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weight of SO2, kg mol−1; As is the effective surface area of the particles, m2; and ω is the mean molecular velocity, m s−1. Figure S3 shows the amount of SO2 taken up by AMD, TDD, and ATD particles as a function of time under dry conditions. The uptake rate of SO2, d{C}/dt, can be derived by the linear fitting of the uptake data. Three different uptake coefficients of SO2, termed γBET, γext, and γc, were then calculated based on the BET surface area, external surface area (estimated from particle size distributions), and corrected effective surface area (see Results and Discussion below) of particles, respectively.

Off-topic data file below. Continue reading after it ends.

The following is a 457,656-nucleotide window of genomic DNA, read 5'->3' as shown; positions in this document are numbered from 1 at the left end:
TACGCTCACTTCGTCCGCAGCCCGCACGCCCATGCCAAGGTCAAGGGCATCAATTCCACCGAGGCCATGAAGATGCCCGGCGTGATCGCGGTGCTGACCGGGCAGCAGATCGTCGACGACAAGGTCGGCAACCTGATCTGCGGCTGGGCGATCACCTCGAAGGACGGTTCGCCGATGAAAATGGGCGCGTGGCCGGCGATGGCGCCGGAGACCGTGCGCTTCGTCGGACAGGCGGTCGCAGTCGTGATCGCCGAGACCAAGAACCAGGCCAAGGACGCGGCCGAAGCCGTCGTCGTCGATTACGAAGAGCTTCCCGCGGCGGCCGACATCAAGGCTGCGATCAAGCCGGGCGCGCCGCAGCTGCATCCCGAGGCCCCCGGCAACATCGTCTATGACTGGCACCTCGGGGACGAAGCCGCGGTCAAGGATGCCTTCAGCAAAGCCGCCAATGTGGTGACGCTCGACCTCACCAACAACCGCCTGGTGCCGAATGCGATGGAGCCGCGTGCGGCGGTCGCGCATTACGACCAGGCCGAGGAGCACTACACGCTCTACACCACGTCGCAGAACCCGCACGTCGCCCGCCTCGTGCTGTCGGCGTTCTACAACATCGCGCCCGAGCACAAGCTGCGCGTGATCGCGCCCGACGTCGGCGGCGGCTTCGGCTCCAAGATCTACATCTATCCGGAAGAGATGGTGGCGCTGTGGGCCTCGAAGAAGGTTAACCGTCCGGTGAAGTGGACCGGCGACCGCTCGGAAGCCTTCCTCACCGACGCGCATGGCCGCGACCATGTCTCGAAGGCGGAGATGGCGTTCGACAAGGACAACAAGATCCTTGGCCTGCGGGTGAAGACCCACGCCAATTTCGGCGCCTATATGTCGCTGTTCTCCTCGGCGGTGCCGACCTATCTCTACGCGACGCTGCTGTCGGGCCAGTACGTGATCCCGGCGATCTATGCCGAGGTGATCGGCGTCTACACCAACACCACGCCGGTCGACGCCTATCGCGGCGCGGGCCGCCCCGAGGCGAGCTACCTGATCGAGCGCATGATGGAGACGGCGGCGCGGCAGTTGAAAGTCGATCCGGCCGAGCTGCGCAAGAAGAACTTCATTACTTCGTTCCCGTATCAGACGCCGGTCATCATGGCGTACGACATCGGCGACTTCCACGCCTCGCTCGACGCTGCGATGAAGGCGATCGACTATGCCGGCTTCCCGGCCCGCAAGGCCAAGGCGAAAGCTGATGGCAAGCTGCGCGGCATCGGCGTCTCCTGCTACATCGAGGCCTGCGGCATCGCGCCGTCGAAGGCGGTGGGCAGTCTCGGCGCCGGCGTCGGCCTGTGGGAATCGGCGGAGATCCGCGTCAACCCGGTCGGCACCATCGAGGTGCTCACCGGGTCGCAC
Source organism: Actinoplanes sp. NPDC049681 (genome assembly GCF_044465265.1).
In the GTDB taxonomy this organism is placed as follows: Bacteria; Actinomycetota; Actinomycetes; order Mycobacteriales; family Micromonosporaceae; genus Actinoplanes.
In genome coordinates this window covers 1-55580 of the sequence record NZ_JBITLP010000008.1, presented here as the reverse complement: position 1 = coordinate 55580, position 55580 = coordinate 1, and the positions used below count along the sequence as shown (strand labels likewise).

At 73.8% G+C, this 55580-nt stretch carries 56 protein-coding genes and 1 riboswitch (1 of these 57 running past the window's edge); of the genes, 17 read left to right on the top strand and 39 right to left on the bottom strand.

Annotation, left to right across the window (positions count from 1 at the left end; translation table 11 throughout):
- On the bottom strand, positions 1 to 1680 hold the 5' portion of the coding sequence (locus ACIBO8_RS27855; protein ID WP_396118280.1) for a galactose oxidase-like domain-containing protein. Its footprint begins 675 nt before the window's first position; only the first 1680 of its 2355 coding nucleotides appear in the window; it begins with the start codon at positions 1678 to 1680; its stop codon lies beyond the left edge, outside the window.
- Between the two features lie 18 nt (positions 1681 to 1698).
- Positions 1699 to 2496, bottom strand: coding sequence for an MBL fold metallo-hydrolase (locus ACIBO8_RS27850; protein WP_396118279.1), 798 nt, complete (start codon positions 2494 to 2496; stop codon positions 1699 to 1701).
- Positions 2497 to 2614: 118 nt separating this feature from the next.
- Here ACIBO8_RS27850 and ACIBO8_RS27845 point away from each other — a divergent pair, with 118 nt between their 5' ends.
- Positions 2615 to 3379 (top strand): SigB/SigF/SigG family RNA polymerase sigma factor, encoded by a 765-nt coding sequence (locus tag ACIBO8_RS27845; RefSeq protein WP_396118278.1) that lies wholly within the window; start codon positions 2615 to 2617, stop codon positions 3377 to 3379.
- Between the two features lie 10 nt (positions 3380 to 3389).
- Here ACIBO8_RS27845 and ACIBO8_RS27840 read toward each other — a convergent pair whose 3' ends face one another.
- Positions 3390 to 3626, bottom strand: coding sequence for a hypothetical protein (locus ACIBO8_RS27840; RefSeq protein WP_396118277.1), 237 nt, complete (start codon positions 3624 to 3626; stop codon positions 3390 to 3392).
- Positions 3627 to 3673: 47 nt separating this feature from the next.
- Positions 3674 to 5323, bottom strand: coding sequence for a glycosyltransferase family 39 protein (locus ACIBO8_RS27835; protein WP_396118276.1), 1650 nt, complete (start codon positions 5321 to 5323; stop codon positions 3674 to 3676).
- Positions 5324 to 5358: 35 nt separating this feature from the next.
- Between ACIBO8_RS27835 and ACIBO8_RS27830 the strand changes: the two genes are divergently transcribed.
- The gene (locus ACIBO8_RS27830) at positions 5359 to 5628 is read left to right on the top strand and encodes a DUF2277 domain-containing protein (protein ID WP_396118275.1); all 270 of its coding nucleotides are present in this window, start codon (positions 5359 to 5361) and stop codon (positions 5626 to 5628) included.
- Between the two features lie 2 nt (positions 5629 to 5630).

RESULTS AND DISCUSSION SO2 Uptake under Dry Conditions. It should be noted that the γ calculated using the BET surface area of particles represents the lower limit of the γ. Some explicit models of pore diffusion, for instance KML (Keyser Moore Leu) method, have been employed successfully to correct the γ.32,33 These models are based on the following assumptions: (1) the state of particles accumulated like a sheet, (2) particles themselves are nonporous, and (3) loose packing of the particles makes the sheet highly porous. However, in the present study, the geometric area of the filter is 11.9 cm2, and the external surface area of ATD particles collected on the filter is 6.7 cm2 (the external surface area of the particles is estimated to be 0.67 m2 g−1 and the particle mass is ∼1 mg). Thus, mineral dust particles are expected to be sparsely distributed on the filter, instead of forming an aggregated conglomerate. This was supported by the FESEM measurement of the filter sample (Figure S4). Therefore, the KML method is not applicable to our study. An alternative method34,35 was used to correct the uptake coefficient measured in this study. The assumptions of this method are (1) the particles are spherical and the concentration of SO2 is identical around the particles, and (2) the particles themselves are porous. Assuming that the ATD particles are spherical and have a density of 2.65 g cm−3, according to the particle size distribution, the external surface area of the particles is estimated to be 0.67 m2 g−1, which is a factor of ∼25 smaller than the BET surface area, indicating that ATD particles are porous. Previous studies also found that the authentic mineral dust particles, e.g., Saharan dust particles, are porous.14,22,23 As described in detail in the SI, the porosity of AMD, TDD, and ATD particles was further examined using different methods. The morphology of mineral dust observed by FESEM suggests that the mineral dust really has some pores (Figure S5), and pore size distribution measurements suggest that mineral dust particles are porous and most of those pores are mesopores (Figures S6 and S7). Additionally, the BJH (Barrett−Joyner−Halenda) adsorption accumulative pore area measurements show that the internal surface area of pores accounts for a significant portion of the total surface area of mineral dust particles (Figure S8). For a porous particle, the reactive surface includes both the external surface and the internal surface. The internal surface is provided by the pores in a particle that can be reached by gases via gas-phase diffusion from the exterior of the particle. However, the gas diffusion into the pore of the particle may be hindered, thus influencing the availability of the internal surface area for the reaction.34,35 In this case, the γBET that underestimates the true uptake coefficient because of the limitation of gas-phase diffusion into the internal surface of porous particles can be corrected by eq 4